The building became a featured portfolio accomplishment for Lyle, who later designed the Commemorative Arch at the Royal Military College in Kingston, Ontario, Union Station in Toronto, Ontario, and the Thomas B. McQuesten High Level Bridge in Hamilton, Ontario.
The opening of the Thornton-Smith Company was led by painter and decorator Mabel Cawthra Adamson (1871-1943), member of the prominent Cawthra family of Toronto. Adamson studied at the Guild of Handicrafts under Charles Robert Ashbee (1863-1942) while living in England from 1902-3, a centre of the British-led Arts and Crafts design movement. Upon her return to Canada in 1903, she co-founded and was elected the first president of the Society of Arts and Crafts in Canada. Later renamed the Canadian Society of Applied Art, the group made a conscious effort to provide the individual names of artisans featured in annual exhibitions in order to foster appreciation of Canadian craftspeople and manufacturers.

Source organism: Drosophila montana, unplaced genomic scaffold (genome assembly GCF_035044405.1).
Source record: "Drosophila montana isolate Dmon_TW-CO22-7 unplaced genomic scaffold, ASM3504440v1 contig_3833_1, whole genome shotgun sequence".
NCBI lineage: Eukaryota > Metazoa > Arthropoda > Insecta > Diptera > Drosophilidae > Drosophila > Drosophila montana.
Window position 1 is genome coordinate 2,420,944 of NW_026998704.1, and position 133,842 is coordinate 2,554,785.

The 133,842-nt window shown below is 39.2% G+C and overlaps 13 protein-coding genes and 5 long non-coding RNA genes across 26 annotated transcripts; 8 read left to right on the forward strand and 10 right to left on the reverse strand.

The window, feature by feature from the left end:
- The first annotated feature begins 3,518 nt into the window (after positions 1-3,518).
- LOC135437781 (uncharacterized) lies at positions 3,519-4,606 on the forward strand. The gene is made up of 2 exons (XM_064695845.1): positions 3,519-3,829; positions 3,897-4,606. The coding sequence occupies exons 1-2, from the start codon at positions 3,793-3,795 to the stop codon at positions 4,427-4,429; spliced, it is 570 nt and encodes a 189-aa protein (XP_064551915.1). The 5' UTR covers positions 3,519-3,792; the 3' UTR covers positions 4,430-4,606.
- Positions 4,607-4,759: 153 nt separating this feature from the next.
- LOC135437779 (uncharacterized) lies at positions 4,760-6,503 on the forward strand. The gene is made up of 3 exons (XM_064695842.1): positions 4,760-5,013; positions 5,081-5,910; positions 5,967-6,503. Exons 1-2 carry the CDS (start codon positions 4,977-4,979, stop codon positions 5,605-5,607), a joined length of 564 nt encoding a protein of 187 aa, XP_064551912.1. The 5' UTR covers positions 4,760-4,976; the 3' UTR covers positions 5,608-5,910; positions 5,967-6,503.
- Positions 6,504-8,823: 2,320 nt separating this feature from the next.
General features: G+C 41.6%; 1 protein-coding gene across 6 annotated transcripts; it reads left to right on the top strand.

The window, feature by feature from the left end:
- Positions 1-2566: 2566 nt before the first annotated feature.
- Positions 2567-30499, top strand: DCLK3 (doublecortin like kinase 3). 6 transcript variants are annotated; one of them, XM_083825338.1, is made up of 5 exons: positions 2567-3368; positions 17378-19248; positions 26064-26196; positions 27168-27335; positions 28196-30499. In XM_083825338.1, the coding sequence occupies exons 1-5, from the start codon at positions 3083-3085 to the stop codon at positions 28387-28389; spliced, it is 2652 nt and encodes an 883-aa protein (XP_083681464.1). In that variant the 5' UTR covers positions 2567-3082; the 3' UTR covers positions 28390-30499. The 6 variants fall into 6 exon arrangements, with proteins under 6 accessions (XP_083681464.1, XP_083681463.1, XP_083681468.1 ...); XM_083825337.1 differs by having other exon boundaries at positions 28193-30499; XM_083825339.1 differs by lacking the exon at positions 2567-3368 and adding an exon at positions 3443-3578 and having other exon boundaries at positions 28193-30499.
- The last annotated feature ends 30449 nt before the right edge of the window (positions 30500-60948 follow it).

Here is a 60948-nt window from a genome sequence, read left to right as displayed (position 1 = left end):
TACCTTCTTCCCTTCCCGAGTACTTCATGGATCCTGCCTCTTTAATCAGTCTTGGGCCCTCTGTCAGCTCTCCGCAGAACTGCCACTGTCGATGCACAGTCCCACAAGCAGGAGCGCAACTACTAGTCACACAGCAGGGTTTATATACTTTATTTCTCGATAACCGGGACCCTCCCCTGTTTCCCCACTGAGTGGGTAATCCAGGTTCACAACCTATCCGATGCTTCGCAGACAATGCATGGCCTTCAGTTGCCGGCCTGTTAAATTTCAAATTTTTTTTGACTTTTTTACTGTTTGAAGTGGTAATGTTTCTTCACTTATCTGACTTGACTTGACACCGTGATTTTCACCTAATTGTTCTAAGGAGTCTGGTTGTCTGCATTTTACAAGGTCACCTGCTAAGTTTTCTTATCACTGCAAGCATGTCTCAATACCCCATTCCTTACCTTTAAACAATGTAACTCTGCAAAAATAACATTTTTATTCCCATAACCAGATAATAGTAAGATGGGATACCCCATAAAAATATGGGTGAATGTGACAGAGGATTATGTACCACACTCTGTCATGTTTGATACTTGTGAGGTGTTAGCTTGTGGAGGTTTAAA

In 1903, Adamson established the first Canadian branch of the Thornton-Smith Company, to capitalize on the popularity of Arts and Crafts furnishings within Toronto’s consumer market. The Company’s first art director was Scottish-born decorator Peter Charles Browne. The Thornton-Smith Company sold fabrics, drapery, carpets, windows, mosaics, custom-designed furniture, period reproduction furniture, and electric fixtures. Along with providing interior design services for individual clients and architects, and specialized in the decoration of churches and theatres.